HomeDriversWest Virginia School District Transportation Team Rescues Woman from House Fire

West Virginia School District Transportation Team Rescues Woman from House Fire

While en route to deliver meals to students in Wetzel Country, retired teacher’s aide Eva Rogalski, school nurse Tiffany Heinzman and school bus driver Jeremy Shepherd quickly jumped into action to save a woman inside a burning house.

Each Monday during COVID-19 school closures, Wetzel County Schools employees provide meal delivery to students along their normal routes. On April 6, as the three employees shared, they were in the right place at the right time.

Retired teacher’s aide Eva Rogalski  and school bus driver Jeremy Shepherd.

The transportation team had just finished picking up food for their route at Paden City Elementary, when school bus driver Shepherd noticed smoke coming from a building across the street. Rogalski, who retired as a teacher’s aide two years but is now working as a long-term substitute aide for the elementary school, said Shepherd slowed the bus down and pulled over to the address the situation.

The trio noticed that a fire had started on the porch of a house and was quickly spreading. Heinzman jumped off the bus and called 911 as she made her way to the front door. She told School Transportation News that she pounded on the door until a woman answered.

“When we pulled over … there was a car in the driveway, so my first thought was, just to make sure that there was nobody inside, just like anybody else would have done,” Heinzman shared. “With a fire, you are always going to be worried there’s somebody present, so I just wanted to make sure there was nobody.”

Rogalski added that because she, Heinzman and Shepherd work for a school system, they were even more concerned knowing there could be a child inside.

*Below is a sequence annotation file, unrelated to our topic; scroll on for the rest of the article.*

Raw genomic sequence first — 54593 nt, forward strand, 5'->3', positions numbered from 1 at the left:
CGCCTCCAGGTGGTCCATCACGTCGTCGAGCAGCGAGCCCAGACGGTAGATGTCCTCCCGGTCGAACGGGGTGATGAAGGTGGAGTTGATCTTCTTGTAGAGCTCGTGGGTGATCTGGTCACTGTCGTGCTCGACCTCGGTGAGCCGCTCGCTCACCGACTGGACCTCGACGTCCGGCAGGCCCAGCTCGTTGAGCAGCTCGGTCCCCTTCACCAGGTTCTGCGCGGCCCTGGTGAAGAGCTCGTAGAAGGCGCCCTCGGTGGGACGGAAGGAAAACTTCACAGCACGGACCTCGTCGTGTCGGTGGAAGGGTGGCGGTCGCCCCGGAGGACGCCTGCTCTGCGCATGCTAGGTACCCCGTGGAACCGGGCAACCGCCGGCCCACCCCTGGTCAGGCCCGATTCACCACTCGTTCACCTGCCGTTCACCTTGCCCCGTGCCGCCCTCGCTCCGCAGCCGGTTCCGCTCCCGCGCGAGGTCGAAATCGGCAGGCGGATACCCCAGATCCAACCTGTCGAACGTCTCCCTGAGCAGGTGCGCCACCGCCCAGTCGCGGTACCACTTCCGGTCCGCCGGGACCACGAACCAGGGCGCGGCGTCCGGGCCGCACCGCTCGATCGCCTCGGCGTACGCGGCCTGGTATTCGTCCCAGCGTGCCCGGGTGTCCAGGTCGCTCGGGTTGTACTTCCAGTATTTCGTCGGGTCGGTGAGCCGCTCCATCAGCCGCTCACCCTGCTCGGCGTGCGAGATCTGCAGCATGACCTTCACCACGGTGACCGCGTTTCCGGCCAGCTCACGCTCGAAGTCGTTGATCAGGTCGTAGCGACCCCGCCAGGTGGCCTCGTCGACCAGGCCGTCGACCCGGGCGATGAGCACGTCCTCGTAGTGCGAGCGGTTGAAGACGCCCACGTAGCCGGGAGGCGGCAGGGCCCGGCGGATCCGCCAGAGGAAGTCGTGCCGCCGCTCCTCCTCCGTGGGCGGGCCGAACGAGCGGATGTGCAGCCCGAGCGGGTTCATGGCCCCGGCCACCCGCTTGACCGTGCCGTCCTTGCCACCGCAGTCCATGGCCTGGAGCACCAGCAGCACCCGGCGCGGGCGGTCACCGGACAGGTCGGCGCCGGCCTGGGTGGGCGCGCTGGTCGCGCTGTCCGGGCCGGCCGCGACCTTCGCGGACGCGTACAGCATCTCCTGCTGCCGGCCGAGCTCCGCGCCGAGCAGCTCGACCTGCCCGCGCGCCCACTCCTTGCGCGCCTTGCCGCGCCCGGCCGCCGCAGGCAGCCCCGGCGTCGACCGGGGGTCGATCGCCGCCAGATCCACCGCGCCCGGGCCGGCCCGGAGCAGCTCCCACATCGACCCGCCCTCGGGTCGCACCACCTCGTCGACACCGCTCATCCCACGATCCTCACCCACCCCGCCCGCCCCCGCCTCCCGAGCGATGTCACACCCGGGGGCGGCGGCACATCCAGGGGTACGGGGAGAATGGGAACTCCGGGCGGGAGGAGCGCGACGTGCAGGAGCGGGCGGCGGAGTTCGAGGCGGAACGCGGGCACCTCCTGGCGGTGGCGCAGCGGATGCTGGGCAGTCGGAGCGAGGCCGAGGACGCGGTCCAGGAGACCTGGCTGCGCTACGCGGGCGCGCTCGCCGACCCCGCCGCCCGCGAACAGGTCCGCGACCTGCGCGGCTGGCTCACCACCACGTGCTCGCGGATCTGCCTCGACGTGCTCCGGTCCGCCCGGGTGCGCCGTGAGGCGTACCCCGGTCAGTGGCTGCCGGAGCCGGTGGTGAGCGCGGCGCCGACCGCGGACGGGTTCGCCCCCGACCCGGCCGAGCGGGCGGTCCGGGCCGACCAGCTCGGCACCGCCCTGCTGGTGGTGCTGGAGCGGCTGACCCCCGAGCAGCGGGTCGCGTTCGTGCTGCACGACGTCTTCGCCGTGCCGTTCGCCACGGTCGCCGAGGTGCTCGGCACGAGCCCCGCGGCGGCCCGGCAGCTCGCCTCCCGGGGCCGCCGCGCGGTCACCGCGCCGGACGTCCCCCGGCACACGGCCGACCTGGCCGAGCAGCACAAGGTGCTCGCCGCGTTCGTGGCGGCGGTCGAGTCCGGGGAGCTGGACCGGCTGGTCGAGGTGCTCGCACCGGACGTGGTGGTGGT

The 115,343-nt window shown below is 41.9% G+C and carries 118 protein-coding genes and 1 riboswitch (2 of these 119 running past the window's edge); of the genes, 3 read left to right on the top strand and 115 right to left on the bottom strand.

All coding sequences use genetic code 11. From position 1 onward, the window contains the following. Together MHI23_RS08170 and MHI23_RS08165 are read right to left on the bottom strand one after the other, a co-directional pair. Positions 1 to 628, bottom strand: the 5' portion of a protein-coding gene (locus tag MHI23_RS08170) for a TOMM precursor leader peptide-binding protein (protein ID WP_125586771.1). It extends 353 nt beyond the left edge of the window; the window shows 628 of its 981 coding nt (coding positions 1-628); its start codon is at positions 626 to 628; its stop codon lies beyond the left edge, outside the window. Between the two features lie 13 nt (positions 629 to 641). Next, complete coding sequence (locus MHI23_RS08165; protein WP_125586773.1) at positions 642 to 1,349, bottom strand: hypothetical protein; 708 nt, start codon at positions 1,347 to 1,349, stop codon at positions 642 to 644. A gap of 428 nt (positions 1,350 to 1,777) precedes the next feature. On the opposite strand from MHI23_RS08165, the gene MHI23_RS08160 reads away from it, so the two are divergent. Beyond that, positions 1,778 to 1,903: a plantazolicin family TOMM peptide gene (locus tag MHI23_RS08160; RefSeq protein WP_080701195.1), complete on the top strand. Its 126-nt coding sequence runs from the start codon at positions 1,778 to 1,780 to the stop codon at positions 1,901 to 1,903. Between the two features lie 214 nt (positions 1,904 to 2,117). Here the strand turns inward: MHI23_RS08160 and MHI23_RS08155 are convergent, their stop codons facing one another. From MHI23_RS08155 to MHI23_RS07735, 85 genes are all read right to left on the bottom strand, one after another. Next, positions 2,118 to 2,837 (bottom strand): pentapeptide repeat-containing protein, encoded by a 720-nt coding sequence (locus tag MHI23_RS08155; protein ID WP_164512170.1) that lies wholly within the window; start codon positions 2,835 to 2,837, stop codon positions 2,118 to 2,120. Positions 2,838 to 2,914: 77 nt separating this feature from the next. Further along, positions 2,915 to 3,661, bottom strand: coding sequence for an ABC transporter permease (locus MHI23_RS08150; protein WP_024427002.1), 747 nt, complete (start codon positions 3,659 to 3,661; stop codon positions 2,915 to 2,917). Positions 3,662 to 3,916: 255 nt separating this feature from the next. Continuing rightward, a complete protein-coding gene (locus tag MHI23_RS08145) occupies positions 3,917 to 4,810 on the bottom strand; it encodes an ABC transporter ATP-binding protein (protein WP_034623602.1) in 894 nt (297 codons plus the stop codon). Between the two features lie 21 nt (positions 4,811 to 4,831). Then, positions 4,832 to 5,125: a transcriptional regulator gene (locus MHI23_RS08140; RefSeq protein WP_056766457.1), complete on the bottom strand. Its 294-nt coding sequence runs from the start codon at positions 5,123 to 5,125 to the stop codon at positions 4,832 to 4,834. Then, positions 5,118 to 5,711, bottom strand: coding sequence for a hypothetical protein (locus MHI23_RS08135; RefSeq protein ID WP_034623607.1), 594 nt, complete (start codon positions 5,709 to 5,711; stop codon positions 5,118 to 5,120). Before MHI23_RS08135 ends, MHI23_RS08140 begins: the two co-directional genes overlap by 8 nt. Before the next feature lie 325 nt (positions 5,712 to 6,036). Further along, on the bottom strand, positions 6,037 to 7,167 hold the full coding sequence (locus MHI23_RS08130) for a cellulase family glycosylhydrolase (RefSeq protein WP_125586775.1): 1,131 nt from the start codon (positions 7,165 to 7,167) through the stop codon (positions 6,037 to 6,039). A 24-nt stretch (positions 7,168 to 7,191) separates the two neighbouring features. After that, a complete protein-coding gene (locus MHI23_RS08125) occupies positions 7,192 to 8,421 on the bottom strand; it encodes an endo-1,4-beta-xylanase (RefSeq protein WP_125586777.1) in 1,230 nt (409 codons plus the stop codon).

The house after the fire was put out by three Wetzel County Schools employees.

“We pounded on the screen door, and then I opened it just enough to beat on the actual door, but [the woman inside] came pretty fast,” Heinzman said. “She said she was asleep when she came to the door, so we pretty much told her, she had to get out of the house.”

About a week later, Heinzman still had bruises on her wrist from knocking so hard.

While Rogalski and Heinzman were alerting the woman that her house was on fire. Shepherd had grabbed the fire extinguisher from inside the school bus and began putting out the fire. Shepherd noted that in another three to four minutes, the entire house would have been engulfed in flames.

“As we said a million times, this is nothing that other people would not have done,” Rogalski explained. “We were very fortunate that it happened to be a bus route and we had a fire extinguisher on the bus, but I think anybody would have done [the same thing.]

“It was really a matter of being in the right place at the right time.”

Afterward, the transportation team said they went back to the bus barn to obtain a new working fire extinguisher, as required by state law, and notified the dispatcher, who in turn informed all the families that bus was going to 30 to 45 minutes late in delivering their food.